2 E. Vance, Reading the Song of Roland (EnglewoodCliffs, N.J., 1970), pp. 11-12; P. Zumthor, Essai de Poetique me'dievale (Paris, 1972),pp. 323-327. 3 See, in the appendixto this paper, a selectionof significant examples. We cite here the numberof occurrences of the termsin question(according to the glossaries of the critical editions consulted):conte: Erec 4 times, Cliges 4, Lancelot0, Yvain 2, Perceval10. estoire: Erec 6, Cliges 3, Lancelot0, Yvain 1, Perceval5. livre: Erec 1, Cliges 5, Lancelot 1, Yvain 1, Perceval2. roman: Erec 0, Cliges 2, Lancelot 2 (1 by the continuator), Yvain 2, Perceval 1. 4 P. Zumthor, op. cit., pp. 380-396.


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Yale FrenchStudies -Unlike conte, it is true, estoire, never refers explicitly to Chretien's narrative, exceptperhapsin Erec 23, or again in Clig&s23. But mostof the uses of the term carefully distinguish the estoire from the conte: a reference to the estoireaims at guaranteeing the authenticity of the narrative, and thus its credibility, withmuch more certainty than the simplemention of the conte.Wherethe to a source, conterefers theestoire implies thatthesource is worthy of belief. in the sense The twoterms are thusnearly synonymous, in theromance, butwith thatthey bothdenote the "story" different connotations. the -The livreis primarily a Latinbook, a factwhichestablishes of the classics,at once truth and meansof transmitting auctoritas All knowledge thistruth. comesby wayof a book,and at thesame timethebook constitutes thesurest guarantee, fora literate person of theMiddleAges,of historical continuity. This certainty is clearly on twooccasions, in theprologue of Cliges(HI.25 and 28). affirmed, Consequently, to allude to the livre,for a detailor for the total work, as Chretien doesforexample in Erec 6680, or in Perceval 67, is to seek to imbueone's own narrative withthe same authority. it is his "oevre"(work)itself Better yet,in lines24-25 of Lancelot, Thus somelight (1. 22) thathe designates as a livre. is shedon the boastful self-confidence of the prologueof Erec: in this passage stressed the superiority Chretien of his projectover that of the jongleurs, whocan only"corronpre et depecier" [corrupt and break "l'estoire up] the narrative, and he boastedof beginning / qui toz jorz mes iertan mimoire" [the story whichforever aftershall be that the remembered]. This survival dependedon one condition: be promoted to thedignity narrative of a livre. Thustheroman is defined clearly by itsrelationship to the livre, that a relationship which suffices is,to thewritten work, to distinguish the romanfromany othernarrative that is a tributary of oral literature. It is remarkable, moreover, that this specific narrative form shouldbe designated by the term thatoriginally connoted, in the syntagm en roman"[translate "metre intothe vernacular], one of theearliest Romancecultural manifestations of a (theadaptation 28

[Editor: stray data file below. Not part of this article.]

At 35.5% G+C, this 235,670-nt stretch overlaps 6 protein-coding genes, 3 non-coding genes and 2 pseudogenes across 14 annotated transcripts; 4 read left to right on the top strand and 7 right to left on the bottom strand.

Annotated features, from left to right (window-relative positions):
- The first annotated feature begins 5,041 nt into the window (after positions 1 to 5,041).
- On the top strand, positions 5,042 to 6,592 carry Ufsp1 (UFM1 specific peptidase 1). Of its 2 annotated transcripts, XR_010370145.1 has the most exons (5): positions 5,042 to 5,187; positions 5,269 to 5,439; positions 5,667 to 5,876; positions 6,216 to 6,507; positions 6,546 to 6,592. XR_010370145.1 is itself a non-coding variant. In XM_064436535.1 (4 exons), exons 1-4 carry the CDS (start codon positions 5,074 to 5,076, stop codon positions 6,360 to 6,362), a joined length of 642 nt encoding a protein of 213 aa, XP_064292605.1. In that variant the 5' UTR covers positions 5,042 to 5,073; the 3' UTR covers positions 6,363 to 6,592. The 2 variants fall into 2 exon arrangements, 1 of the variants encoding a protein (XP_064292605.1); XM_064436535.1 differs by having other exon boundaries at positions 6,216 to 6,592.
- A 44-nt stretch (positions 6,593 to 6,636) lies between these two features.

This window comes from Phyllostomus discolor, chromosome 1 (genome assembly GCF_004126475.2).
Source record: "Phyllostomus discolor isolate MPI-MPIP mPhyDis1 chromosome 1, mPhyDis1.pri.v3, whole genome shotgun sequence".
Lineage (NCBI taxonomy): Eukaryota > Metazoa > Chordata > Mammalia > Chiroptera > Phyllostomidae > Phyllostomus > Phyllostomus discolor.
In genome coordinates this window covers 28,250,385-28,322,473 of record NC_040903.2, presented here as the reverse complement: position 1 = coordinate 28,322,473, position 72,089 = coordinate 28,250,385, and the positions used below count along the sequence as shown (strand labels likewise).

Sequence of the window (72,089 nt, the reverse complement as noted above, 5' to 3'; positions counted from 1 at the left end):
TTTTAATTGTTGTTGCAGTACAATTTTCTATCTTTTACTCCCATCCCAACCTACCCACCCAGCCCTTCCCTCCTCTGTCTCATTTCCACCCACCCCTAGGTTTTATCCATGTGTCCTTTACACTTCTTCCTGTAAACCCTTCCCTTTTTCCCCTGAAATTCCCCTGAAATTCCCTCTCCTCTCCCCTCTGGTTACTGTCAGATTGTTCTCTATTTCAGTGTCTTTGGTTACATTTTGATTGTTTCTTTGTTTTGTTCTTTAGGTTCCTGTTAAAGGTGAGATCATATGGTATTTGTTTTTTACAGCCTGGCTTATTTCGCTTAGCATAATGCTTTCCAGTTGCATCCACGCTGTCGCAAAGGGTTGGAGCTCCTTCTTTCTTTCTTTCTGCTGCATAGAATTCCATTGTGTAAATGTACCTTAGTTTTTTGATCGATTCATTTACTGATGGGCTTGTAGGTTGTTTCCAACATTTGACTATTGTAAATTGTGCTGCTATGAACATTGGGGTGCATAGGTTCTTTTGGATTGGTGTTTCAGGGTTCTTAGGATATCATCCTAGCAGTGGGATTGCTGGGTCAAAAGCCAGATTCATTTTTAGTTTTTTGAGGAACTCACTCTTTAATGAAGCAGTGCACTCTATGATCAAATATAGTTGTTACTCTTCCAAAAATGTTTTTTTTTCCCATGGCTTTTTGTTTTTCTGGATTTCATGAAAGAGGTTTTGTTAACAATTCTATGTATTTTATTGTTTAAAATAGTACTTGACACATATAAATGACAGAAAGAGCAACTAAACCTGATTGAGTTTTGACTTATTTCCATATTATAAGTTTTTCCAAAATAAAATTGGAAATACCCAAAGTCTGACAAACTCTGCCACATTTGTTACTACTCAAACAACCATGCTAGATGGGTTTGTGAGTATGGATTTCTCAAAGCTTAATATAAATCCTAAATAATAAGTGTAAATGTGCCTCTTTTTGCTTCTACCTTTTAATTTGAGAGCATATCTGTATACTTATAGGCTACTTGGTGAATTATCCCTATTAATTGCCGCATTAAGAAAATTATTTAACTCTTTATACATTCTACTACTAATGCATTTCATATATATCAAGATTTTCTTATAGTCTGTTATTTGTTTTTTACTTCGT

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Ollier Marie-Louise in Cliges3 and Latin textin the vulgar tongue)-as, forexample, in some writing, founded on 2345-2346.It is as if Latin culture, Indeed, literature. nascent ofthebookon this themodel wayimposed be expressed of theronwn(as a text)to Latinmust therelationship model. Upon the raw material in termsof a cultural essentially of writing are the operations by theconteor the estoire, furnished that the auctoritas imposed,whichproducethe roman;through of the livre, is invested with theprestige theroman writing confers, on the is therefore perceived, of all doctrina. Writing thedepository thatis of a memory as the instrument basis of the Latintradition, of the jongleurs. oral memory far moreadequatethanthe purely the uses of the wordroman in This at least is how we interpret yet,in Yvain 5359-5362. Perceval 7-8 and,better closedin itsorganization, offers itself as a text, thus The romance thathas been fixed of a memory but henceforth openedby virtue for all time. notably he employs, that theterms through nowspecify, We must his textas denotes in which Chretien in theprologues, themanner worksthat a structure. There existsalreadya long list of critical of the terms and the relationships have assayedthe interpretation and arrangement), (structure, conjointure matitere or source), (matter sens (meaning), termsthat all the criticshave taken to be key